Cute Celebrities (in Black & White) Read WORN

When taking a break from filming Star Trek episodes or being huge stars of 1920s silent films, some of your favourite celebrities like to wind down with issue 12 of WORN Fashion Journal.

“Wait a second,” some of you intone, “Hasn’t Louise Brooks been dead for 25 years? WORN’s only been around for six. This doesn’t make any sense. In fact, it looks like you Photoshopped this in a convoluted attempt to drum up publicity for the magazine. Come on, Anna, who do you think we are? It isn’t even good Photoshop.”

Hush, gentle readers. It turns out that a love of WORN can transcend even the strictest laws of time, space, physics and photo editing.

Send your own fan photos to webeditor @

- Anna Fitz

Book Review: Emily Dickinson and the Labor of Clothing

Like Katherine Joslin did with Edith Wharton, Daneen Wardrop ties fashion and academia together in Emily Dickinson and the Labor of Clothing. The Dickinson that is often studied – the one portrayed within her poetry – shows her intellect and her exceptional handle on language. By analyzing often-dismissed aspects of the famous poet like her approach to clothing, Wardrop presents a more down to earth perspective on Dickinson, one that sees her not just as a talented writer but also in many ways a conventional woman living in an antebellum era.

There exist very few images of Dickinson, the best-known being a daguerreotype of her wearing a plain collared dress. Wardrop uses this representation as a starting-off point in answering the very pressing question: was Emily Dickinson fashionable? She then goes on to interpret other roles played by clothing in Dickinson’s life by studying her poetry, letters, general historical context and one famous white dress. Here her research often mirrors itself: Wardrop uses fashion as a tool to further interpret Dickinson’s life and work, then studies Dickinson’s life and work to understand the significance of fashion in this era. An impressive archive of mid-nineteenth century North Eastern fashion, including the labour practices behind textile production, is thus interwoven with biographical facts about Dickinson.

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100 Years Later: Remembering the Triangle Factory Fire

Image: Shirtwaist factory workers preparing for a strike, from the National Women’s History Museum

On March 25, 1911, 146 garment workers working in New York City – most of them young, immigrant women – lost their lives in a deadly fire. The rights of the workers were already undervalued in favour of increased production, and the overcrowded factory, unsanitary conditions and locked exits created a literal and violent death trap. The incident created an uproar concerning the dismal conditions under which these women were forced to work, and raised issues concerning labour and union rights still relevant today.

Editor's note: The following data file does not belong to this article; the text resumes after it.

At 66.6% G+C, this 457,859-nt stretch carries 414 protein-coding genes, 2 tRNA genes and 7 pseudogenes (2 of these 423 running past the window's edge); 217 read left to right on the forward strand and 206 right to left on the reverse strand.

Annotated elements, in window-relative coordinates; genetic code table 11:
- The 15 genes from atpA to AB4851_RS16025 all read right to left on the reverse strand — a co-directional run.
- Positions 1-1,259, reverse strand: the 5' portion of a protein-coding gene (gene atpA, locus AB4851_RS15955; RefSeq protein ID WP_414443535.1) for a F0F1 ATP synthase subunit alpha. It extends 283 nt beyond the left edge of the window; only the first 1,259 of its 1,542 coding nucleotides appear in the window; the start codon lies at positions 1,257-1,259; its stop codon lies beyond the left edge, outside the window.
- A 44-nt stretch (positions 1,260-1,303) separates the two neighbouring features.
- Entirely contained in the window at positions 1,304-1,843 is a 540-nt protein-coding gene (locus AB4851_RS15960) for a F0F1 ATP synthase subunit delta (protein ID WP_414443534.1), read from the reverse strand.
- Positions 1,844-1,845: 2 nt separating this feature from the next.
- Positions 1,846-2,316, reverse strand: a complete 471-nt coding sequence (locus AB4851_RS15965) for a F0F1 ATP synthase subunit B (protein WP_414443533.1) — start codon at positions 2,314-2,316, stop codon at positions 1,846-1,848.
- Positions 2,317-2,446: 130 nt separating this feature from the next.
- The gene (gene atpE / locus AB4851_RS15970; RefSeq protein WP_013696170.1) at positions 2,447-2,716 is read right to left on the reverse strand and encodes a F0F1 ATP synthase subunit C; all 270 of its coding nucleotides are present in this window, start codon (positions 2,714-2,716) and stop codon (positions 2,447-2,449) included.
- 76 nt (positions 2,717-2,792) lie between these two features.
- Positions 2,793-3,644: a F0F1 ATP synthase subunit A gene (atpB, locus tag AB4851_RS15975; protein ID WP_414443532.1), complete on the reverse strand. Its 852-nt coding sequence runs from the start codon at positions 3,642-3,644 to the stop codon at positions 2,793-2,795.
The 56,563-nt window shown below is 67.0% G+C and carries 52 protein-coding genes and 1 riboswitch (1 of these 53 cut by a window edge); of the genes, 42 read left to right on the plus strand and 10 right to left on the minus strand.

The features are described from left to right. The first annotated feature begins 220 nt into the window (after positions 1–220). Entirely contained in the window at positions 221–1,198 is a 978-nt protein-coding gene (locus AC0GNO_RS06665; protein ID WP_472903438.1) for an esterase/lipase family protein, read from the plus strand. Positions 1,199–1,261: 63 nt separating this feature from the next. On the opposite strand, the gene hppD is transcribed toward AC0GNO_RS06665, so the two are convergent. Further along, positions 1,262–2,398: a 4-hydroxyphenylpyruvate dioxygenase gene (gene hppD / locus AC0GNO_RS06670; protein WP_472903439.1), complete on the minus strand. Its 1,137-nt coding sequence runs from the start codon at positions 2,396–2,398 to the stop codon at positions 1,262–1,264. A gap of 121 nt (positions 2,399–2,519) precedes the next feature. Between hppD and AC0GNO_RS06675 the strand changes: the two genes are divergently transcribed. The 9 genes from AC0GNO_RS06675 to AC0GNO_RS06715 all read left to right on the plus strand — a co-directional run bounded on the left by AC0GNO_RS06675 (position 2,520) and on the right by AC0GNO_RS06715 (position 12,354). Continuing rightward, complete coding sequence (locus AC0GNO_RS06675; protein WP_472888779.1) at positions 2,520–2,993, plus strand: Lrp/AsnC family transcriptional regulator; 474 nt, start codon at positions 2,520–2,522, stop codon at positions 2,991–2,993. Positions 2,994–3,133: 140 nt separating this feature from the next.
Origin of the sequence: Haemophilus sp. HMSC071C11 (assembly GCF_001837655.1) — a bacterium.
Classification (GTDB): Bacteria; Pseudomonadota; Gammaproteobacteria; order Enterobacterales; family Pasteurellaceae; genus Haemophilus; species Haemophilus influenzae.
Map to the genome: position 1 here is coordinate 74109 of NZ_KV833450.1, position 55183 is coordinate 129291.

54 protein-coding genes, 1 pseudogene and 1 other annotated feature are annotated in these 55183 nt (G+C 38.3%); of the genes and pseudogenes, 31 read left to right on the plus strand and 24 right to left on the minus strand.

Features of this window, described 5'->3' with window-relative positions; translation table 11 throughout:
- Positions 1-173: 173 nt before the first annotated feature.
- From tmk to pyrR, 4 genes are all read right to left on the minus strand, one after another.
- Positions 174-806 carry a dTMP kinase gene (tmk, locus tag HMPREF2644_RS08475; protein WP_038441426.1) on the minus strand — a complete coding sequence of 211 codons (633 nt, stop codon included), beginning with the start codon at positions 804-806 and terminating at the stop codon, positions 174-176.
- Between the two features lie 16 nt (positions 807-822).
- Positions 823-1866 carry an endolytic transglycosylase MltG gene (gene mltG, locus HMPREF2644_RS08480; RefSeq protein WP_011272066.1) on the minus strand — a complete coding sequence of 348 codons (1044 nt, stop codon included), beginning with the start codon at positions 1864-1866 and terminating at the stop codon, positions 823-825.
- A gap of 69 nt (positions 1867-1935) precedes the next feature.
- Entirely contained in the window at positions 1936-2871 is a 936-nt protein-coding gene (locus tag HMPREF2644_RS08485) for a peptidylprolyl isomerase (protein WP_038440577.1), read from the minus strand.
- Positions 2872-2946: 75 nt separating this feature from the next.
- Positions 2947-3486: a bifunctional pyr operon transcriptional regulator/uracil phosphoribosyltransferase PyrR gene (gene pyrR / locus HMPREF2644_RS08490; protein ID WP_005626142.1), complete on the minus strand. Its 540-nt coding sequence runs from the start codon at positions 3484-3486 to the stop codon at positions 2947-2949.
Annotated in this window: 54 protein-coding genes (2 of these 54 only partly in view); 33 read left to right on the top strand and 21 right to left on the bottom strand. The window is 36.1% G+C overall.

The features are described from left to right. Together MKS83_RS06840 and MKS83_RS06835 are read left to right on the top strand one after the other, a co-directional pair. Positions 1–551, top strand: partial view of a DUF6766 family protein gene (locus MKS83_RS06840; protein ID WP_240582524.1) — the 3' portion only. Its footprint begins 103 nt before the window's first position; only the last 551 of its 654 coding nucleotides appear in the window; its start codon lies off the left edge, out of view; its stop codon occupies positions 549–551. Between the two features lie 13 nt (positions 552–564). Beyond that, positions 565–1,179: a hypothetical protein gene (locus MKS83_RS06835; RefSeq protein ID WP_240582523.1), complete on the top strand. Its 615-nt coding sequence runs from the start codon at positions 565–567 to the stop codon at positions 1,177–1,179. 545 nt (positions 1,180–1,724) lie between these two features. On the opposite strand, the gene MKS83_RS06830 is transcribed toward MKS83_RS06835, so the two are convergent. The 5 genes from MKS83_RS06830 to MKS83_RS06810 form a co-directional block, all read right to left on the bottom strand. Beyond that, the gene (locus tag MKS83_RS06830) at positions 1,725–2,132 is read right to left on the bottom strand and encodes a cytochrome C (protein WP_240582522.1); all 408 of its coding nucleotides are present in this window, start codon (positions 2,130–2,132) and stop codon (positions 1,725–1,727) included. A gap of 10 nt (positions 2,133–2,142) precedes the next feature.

Cornell University: The Triangle Factory Fire
For those of you wishing to learn the basic facts concerning the fire, this website is an archive containing firsthand testimonials, newspaper articles, resources for further reading, and a detailed timeline of events, from the garment industry strikes of 1909 to the legal aftermath and protests.

The New York Times Tag: Triangle Shirtwaist Factory Fire
The Times has been building an excellent database of images, videos, and modern perspectives on lessons learned in the fire’s aftermath – and how far we have to go (see also Nancy Goldstein’s writing at the American Prospect).

American Experience: Triangle Fire
PBS has an hour long documentary that you can view in its entirety on their website. For those of you with access to HBO, they will be airing a documentary of their own several times within the next few weeks.

The Price of Fashion (1910)
While you are on the PBS website, be sure to check out this gallery of images taken in the years surrounding the fire, chronicling the working conditions that went into constructing the clothing seen in fashion magazines.

-Anna Fitzpatrick